Los Angeles River
Originally named Nuestra Senora de los Angeles de la Porciuncula in 1769 by Father Juan Crespi of the Spanish Portola expedition, the 51-mile Los Angeles River stretches from its headwaters in the upper San Fernando Valley to its mouth in San Pedro Bay, draining the Santa Susana and San Gabriel Mountains and San Fernando Valley. Prior to 1769, the river provided food, water and shelter to the indigenous Tongva people. During the 1700s, the Los Angeles River ran through a fertile river where California Lilacs, Arrow Willows and California Sycamore trees flourished, egrets, mule deer and raccoons roamed and Steelhead trout swam through clear waters. It was also critical in the founding of the city of Los Angeles in 1781, providing water for a rural community where farmers grew corn, wheat, grapes and orchard fruits.
The early 20th century saw an explosion of housing and business development along the rivers’ natural floodplain as tens of thousands from all over the globe moved to Los Angeles to enjoy its temperate weather. Several catastrophic and deadly floods in the early 1900s would forever change the Los Angeles River, as the Army Corps of Engineers made the decision in the 1930s to concrete 400 miles of the river and its tributaries to mitigate future flooding concerns. The channelization of this 834 square-mile watershed unintentionally created a system where urban runoff and pollution from city streets flowed untreated to San Pedro Bay. Because of this, in the mid to late 1900s, many Angelenos never even realized that Los Angeles had a river, viewing its graffiti-laden walls as blight instead of a natural resource.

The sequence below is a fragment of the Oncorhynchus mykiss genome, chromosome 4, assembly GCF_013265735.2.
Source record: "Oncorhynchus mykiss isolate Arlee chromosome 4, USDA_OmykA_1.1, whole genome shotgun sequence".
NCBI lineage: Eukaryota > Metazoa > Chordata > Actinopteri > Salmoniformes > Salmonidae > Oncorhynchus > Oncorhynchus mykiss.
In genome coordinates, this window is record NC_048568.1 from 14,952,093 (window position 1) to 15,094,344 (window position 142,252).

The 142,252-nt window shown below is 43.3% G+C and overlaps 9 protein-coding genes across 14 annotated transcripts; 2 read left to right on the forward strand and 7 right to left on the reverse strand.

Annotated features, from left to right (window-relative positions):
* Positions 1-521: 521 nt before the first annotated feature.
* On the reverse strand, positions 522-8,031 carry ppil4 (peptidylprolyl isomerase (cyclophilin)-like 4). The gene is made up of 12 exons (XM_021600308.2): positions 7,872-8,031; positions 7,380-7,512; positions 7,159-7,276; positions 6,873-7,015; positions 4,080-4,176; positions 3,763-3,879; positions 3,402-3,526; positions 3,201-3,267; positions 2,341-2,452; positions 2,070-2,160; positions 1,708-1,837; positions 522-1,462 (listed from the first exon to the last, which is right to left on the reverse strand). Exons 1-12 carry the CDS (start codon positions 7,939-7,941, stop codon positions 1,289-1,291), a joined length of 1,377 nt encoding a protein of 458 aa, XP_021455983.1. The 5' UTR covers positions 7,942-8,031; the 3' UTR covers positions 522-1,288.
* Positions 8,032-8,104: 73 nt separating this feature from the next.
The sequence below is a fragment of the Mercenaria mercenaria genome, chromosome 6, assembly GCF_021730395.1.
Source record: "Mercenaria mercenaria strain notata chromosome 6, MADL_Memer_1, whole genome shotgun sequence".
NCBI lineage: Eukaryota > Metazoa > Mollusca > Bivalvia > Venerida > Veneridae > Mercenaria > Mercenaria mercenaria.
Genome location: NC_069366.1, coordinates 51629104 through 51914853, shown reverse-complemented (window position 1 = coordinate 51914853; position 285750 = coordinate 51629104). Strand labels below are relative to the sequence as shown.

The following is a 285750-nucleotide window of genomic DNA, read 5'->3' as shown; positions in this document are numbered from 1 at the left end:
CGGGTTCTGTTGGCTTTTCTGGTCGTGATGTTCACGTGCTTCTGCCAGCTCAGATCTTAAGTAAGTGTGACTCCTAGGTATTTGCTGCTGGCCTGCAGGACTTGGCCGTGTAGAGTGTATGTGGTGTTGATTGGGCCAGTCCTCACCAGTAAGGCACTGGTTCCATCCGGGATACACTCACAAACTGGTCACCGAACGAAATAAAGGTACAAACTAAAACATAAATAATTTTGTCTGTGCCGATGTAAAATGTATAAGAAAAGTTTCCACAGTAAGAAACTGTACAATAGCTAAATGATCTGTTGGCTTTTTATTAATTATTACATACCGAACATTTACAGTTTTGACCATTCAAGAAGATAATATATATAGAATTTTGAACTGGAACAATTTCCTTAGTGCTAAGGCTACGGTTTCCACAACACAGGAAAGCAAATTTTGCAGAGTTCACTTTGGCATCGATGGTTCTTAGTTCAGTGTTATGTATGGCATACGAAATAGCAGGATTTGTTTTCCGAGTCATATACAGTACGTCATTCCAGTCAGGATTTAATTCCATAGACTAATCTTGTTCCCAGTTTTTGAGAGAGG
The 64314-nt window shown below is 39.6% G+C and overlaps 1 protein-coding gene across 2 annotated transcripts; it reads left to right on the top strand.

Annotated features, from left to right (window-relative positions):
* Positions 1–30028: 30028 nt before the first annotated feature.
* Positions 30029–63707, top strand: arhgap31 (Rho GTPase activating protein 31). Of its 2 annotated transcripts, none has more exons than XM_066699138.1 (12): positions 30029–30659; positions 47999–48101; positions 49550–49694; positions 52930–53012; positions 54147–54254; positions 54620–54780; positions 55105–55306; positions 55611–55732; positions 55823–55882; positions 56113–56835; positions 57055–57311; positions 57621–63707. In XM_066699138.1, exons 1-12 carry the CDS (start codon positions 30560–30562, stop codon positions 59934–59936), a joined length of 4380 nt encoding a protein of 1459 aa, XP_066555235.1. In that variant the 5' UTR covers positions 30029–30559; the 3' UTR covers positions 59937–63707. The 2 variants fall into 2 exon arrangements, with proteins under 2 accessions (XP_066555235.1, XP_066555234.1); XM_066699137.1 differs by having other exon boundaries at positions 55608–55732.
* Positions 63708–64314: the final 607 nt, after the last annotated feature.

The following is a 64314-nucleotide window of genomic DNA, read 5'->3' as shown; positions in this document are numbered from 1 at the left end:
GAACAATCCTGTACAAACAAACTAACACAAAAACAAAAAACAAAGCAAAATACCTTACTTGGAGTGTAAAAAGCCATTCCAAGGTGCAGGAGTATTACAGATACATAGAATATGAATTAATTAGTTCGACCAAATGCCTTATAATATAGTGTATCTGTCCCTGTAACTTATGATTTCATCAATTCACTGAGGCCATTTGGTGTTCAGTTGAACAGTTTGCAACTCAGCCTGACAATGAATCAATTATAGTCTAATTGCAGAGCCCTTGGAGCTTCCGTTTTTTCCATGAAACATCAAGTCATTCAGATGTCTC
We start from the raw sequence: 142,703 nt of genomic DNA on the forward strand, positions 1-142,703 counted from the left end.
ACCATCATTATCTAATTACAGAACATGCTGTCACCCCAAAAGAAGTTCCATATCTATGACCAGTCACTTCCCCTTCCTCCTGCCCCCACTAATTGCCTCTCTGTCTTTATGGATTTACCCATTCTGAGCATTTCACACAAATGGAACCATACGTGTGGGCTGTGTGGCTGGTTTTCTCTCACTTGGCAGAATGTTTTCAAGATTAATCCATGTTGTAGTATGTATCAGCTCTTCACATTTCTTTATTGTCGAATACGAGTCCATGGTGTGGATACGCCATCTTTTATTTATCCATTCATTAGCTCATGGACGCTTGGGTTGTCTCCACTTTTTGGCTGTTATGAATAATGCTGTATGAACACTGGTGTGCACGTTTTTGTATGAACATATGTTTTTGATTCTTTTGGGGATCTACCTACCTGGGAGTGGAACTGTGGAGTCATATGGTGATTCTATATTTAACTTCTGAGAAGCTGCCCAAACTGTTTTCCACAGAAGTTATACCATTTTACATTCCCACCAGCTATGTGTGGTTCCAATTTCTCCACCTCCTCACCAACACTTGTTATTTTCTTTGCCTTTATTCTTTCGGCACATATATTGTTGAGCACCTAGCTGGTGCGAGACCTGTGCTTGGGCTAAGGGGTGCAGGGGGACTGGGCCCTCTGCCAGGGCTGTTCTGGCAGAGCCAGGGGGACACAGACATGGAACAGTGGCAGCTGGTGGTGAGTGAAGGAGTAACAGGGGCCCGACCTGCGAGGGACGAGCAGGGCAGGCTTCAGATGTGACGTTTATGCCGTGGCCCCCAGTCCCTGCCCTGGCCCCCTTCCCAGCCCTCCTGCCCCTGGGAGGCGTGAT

Together with community organizations and environmental groups, the City of Los Angeles is working to improve water quality in Southern California. Projects throughout the watershed are improving water quality by reducing the amount of pollution flowing into rivers and creeks that drain into the Los Angeles River.